Friday, November 20, 2009

Help the planet (and your bottom line) with online auctions:

Like an angler with a bountiful fishing hole, bargain hunters like to keep their best sources secret. While I'm sure to draw the ire of other cheapskates, it seems wrong not to tell people about this cornucopia of savings.

All proceeds benefit a charitable non-profit. Buying resale items keeps usable goods out of landfills (longer) and prevents redundant manufacturing. It can also save consumers a fortune.

We married young, so in the first years of our marriage, Jim and I were lucky to buy the essentials. By the time he got the first professional job in our family, even a single dollar had meaning. Around that time I discovered antique malls and consignment sales. After a while I started looking into thrift shops. Now, over a decade later, I answer most "Where did you get that?" inquiries with some form of resale or reuse answer (thrift shop, yard sale, consignment, gift, loan from a friend).

When we're clearing out the house, I like to give usable to goods to friends and some of my favorite charity shops. It was at one of these drop-offs, when I stumbled upon

In its early days, I visited and found mostly tchotchkes requiring dusting, dolls that give me nightmares, and handbags. Beyond the amusement of the occasional suggestive monkey teapot, I didn't think it had much promise. But I didn't think the Web would catch on either (didn't Gopher already offer everything minus the images and sound? Is that really such a big deal? In my defense the early web featured the blink tag WAY TOO much).

In the time since my initial introduction has grown into a real beauty.

The savings are mind-blowing. This cool metal dollhouse's current bid is $10.99, while an identical dollhouse (possibly with fewer furniture pieces) sold online for $130 at an antique shop. The antique store has better lighting and photographs, but are they really worth the additional $119.01?

Not only can you find many of the original Fisher Price Little People buildings- from the barn to the A-frame house (that I wanted to live in) to the great merry-go-round to the school, you can also buy NEW stuff and current electronics.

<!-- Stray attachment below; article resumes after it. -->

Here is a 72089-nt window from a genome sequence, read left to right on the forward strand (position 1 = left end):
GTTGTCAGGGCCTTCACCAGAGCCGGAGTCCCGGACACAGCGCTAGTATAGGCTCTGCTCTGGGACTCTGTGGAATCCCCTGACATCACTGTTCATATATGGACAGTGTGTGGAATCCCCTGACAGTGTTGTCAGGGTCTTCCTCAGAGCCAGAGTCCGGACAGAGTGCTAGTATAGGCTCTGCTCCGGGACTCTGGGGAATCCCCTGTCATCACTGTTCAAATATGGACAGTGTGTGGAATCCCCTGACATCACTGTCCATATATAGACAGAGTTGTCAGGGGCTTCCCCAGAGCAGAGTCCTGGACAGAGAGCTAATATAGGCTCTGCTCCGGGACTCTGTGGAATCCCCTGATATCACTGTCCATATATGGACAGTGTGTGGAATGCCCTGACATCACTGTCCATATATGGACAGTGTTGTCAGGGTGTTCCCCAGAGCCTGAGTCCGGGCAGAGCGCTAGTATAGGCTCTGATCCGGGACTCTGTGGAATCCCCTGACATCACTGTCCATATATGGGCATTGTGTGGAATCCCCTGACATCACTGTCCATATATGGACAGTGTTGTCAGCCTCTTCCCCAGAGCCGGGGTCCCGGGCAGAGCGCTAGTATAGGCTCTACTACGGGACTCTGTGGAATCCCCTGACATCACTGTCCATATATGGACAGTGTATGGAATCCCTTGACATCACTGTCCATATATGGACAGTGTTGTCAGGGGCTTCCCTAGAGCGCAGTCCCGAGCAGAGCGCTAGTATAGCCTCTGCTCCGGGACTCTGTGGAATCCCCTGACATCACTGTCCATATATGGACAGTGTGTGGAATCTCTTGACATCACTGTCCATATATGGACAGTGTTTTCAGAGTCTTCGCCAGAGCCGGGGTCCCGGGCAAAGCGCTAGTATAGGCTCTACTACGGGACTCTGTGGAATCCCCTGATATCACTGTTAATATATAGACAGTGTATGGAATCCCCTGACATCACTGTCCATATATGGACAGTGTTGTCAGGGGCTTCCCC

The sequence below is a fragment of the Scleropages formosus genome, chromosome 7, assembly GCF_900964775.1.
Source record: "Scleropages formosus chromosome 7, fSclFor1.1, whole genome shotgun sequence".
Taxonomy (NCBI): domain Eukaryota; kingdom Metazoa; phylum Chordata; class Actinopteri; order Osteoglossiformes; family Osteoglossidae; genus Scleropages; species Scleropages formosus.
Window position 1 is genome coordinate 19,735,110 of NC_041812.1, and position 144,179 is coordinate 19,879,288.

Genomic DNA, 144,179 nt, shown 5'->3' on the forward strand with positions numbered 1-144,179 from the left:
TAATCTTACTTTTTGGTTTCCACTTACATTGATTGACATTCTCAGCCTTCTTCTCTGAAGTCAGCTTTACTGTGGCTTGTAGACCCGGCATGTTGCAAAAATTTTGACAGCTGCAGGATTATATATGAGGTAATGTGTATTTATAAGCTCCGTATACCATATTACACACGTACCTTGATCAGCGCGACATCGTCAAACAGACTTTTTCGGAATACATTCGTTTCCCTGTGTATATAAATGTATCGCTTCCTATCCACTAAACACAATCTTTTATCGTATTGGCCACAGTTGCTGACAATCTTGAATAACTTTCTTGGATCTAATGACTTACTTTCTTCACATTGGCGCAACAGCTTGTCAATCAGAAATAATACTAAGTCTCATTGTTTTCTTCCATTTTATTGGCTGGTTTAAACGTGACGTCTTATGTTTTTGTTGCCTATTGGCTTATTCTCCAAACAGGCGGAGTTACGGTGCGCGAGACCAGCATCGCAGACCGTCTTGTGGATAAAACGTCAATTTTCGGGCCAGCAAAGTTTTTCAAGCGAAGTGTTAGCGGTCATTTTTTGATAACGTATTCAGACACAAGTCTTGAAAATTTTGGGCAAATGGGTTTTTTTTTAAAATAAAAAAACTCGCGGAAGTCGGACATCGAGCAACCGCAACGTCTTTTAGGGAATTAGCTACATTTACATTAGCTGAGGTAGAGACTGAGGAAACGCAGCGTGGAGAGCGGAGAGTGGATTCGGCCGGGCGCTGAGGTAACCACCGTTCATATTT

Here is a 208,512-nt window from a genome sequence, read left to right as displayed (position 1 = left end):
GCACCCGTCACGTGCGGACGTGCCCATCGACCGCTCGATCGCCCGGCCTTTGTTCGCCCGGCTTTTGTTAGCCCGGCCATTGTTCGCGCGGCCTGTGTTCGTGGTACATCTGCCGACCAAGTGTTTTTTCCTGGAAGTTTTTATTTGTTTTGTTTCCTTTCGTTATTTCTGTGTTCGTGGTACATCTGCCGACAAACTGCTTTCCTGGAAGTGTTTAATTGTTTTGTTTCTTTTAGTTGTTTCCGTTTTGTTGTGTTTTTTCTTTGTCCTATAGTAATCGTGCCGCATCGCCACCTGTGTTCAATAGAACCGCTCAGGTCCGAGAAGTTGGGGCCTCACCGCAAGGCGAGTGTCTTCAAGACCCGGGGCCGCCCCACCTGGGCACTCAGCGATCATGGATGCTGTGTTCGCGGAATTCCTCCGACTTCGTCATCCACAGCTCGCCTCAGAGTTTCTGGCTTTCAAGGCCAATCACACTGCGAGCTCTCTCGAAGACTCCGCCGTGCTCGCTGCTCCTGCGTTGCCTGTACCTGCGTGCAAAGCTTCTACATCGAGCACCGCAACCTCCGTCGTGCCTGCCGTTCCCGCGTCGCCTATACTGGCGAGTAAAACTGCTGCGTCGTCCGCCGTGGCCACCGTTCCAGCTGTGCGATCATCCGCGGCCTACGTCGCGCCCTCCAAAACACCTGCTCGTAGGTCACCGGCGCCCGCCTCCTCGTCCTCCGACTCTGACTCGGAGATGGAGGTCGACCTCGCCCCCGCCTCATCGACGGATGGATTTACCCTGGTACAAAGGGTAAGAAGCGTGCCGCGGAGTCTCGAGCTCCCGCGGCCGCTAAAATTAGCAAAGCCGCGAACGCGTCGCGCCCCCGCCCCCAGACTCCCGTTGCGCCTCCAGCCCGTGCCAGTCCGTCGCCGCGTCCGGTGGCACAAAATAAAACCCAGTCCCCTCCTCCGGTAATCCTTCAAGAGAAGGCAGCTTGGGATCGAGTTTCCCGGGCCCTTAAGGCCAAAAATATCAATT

Just cruising through I've found new in package games for systems ranging from Leapster to DS to Xbox 360 to PS3 to didj to PSP.

Want a DS or a Leapster?

Are you shopping for someone who likes Lego, American Girl, Hannah Montana, Star Wars, or Sesame Street?

And who doesn't love this vintage Fisher Price tabletop kitchen stove (presently with a $6 bid)?

Shipping seems to be reasonable. If you are willing to drive to the selling Goodwill, you can often arrange for pickup.

I can trust you to keep this under your hat, right? We wouldn't want the place overrun with hipsters looking for Elvis memorabilia.

***Baby Toolkit is a couple of geek parents with more opinions than should be shared. While we shop at Goodwill Industries and drop off lots of unwanted stuff there (including review samples), we are not affiliated with Goodwill Industries nor have we received any compensation for this review (beyond the joy of sharing something awesome with our readers).


Veronica said...

I just discovered last week. I thought about you, but just hadn't had the chance to call. Although I haven't bought anything yet, I look almost daily to see what's been added!

The Vintage Reader said...

Okay, I thought I was the only one who felt that way about Gopher. Seriously, it forced MUCH better organization, and why did we need horrible tiled backgrounds, anyway? :-)

These days for vintage stuff I prefer shopgoodwill or Etsy over eBay (I wrote about that just this morning). Part of the thrill was always getting a good deal, which is next to impossible on eBay anymore. And also, eBay seems to be where all the horrible tiled backgrounds went to die.

Michael Phillips said...

My embarrassing tech declarations are few but big. "Who needs a hard drive? My c128 is a far superior computer and it gets along fine with a pair of disk drives."
"No one wants a bloatware GUI. The people who can't deal with a command prompt are already using Macs. 95 is overcomplicated and under-stable, and the system overhead is more than people will be willing to spend for pretty pictures." And yes, I did know about Moore's Law.In my defense, I still think Dos 6 was far superior to Windows 95, more stable, better tools, less memory and storage foot print in a day when I had just seen my first Gigabyte Hard Drive for about $4k.